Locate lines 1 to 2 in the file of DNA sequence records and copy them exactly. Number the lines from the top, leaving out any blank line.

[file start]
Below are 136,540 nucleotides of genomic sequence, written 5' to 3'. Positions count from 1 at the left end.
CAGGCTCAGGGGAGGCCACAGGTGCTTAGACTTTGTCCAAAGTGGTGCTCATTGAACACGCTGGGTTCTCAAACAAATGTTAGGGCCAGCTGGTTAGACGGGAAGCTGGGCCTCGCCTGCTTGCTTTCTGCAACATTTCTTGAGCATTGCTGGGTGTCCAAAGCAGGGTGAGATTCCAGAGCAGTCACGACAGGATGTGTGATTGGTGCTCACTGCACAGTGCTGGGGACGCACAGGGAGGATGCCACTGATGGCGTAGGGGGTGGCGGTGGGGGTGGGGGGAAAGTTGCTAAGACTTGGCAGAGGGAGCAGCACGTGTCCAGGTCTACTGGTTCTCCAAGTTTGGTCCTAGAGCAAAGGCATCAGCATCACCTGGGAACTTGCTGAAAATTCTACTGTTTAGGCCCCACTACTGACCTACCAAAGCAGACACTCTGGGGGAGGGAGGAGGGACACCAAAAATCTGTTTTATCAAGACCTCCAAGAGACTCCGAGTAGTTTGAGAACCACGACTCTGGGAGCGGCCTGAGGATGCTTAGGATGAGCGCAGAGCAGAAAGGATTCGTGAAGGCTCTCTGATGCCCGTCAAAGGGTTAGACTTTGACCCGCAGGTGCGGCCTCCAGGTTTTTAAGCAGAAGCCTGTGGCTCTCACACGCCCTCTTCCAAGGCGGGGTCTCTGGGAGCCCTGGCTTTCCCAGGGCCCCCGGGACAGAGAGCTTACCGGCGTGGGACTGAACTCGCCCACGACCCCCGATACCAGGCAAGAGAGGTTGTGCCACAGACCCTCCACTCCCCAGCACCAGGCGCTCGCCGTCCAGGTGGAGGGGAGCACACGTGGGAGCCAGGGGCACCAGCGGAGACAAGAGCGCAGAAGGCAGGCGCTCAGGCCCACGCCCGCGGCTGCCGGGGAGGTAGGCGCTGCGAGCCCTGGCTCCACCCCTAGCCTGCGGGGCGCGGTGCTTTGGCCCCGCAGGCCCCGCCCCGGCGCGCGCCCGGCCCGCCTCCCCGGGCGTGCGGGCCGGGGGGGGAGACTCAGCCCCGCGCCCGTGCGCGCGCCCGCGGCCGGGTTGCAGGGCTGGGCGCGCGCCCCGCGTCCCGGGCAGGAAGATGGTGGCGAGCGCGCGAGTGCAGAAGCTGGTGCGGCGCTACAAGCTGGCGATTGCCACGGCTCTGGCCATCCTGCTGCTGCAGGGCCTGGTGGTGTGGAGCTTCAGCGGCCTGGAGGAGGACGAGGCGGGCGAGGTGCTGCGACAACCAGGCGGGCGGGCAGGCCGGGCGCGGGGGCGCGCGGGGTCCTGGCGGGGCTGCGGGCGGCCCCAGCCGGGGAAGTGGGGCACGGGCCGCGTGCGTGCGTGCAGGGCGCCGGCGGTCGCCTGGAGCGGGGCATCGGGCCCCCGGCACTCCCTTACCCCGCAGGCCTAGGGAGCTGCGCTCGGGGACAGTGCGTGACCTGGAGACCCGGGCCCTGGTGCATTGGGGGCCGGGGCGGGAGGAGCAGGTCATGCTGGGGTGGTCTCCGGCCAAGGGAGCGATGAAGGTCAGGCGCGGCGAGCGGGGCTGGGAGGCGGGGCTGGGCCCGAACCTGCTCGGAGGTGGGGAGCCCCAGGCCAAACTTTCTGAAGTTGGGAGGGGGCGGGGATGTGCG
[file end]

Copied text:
Below are 136,540 nucleotides of genomic sequence, written 5' to 3'. Positions count from 1 at the left end.
CAGGCTCAGGGGAGGCCACAGGTGCTTAGACTTTGTCCAAAGTGGTGCTCATTGAACACGCTGGGTTCTCAAACAAATGTTAGGGCCAGCTGGTTAGACGGGAAGCTGGGCCTCGCCTGCTTGCTTTCTGCAACATTTCTTGAGCATTGCTGGGTGTCCAAAGCAGGGTGAGATTCCAGAGCAGTCACGACAGGATGTGTGATTGGTGCTCACTGCACAGTGCTGGGGACGCACAGGGAGGATGCCACTGATGGCGTAGGGGGTGGCGGTGGGGGTGGGGGGAAAGTTGCTAAGACTTGGCAGAGGGAGCAGCACGTGTCCAGGTCTACTGGTTCTCCAAGTTTGGTCCTAGAGCAAAGGCATCAGCATCACCTGGGAACTTGCTGAAAATTCTACTGTTTAGGCCCCACTACTGACCTACCAAAGCAGACACTCTGGGGGAGGGAGGAGGGACACCAAAAATCTGTTTTATCAAGACCTCCAAGAGACTCCGAGTAGTTTGAGAACCACGACTCTGGGAGCGGCCTGAGGATGCTTAGGATGAGCGCAGAGCAGAAAGGATTCGTGAAGGCTCTCTGATGCCCGTCAAAGGGTTAGACTTTGACCCGCAGGTGCGGCCTCCAGGTTTTTAAGCAGAAGCCTGTGGCTCTCACACGCCCTCTTCCAAGGCGGGGTCTCTGGGAGCCCTGGCTTTCCCAGGGCCCCCGGGACAGAGAGCTTACCGGCGTGGGACTGAACTCGCCCACGACCCCCGATACCAGGCAAGAGAGGTTGTGCCACAGACCCTCCACTCCCCAGCACCAGGCGCTCGCCGTCCAGGTGGAGGGGAGCACACGTGGGAGCCAGGGGCACCAGCGGAGACAAGAGCGCAGAAGGCAGGCGCTCAGGCCCACGCCCGCGGCTGCCGGGGAGGTAGGCGCTGCGAGCCCTGGCTCCACCCCTAGCCTGCGGGGCGCGGTGCTTTGGCCCCGCAGGCCCCGCCCCGGCGCGCGCCCGGCCCGCCTCCCCGGGCGTGCGGGCCGGGGGGGGAGACTCAGCCCCGCGCCCGTGCGCGCGCCCGCGGCCGGGTTGCAGGGCTGGGCGCGCGCCCCGCGTCCCGGGCAGGAAGATGGTGGCGAGCGCGCGAGTGCAGAAGCTGGTGCGGCGCTACAAGCTGGCGATTGCCACGGCTCTGGCCATCCTGCTGCTGCAGGGCCTGGTGGTGTGGAGCTTCAGCGGCCTGGAGGAGGACGAGGCGGGCGAGGTGCTGCGACAACCAGGCGGGCGGGCAGGCCGGGCGCGGGGGCGCGCGGGGTCCTGGCGGGGCTGCGGGCGGCCCCAGCCGGGGAAGTGGGGCACGGGCCGCGTGCGTGCGTGCAGGGCGCCGGCGGTCGCCTGGAGCGGGGCATCGGGCCCCCGGCACTCCCTTACCCCGCAGGCCTAGGGAGCTGCGCTCGGGGACAGTGCGTGACCTGGAGACCCGGGCCCTGGTGCATTGGGGGCCGGGGCGGGAGGAGCAGGTCATGCTGGGGTGGTCTCCGGCCAAGGGAGCGATGAAGGTCAGGCGCGGCGAGCGGGGCTGGGAGGCGGGGCTGGGCCCGAACCTGCTCGGAGGTGGGGAGCCCCAGGCCAAACTTTCTGAAGTTGGGAGGGGGCGGGGATGTGCG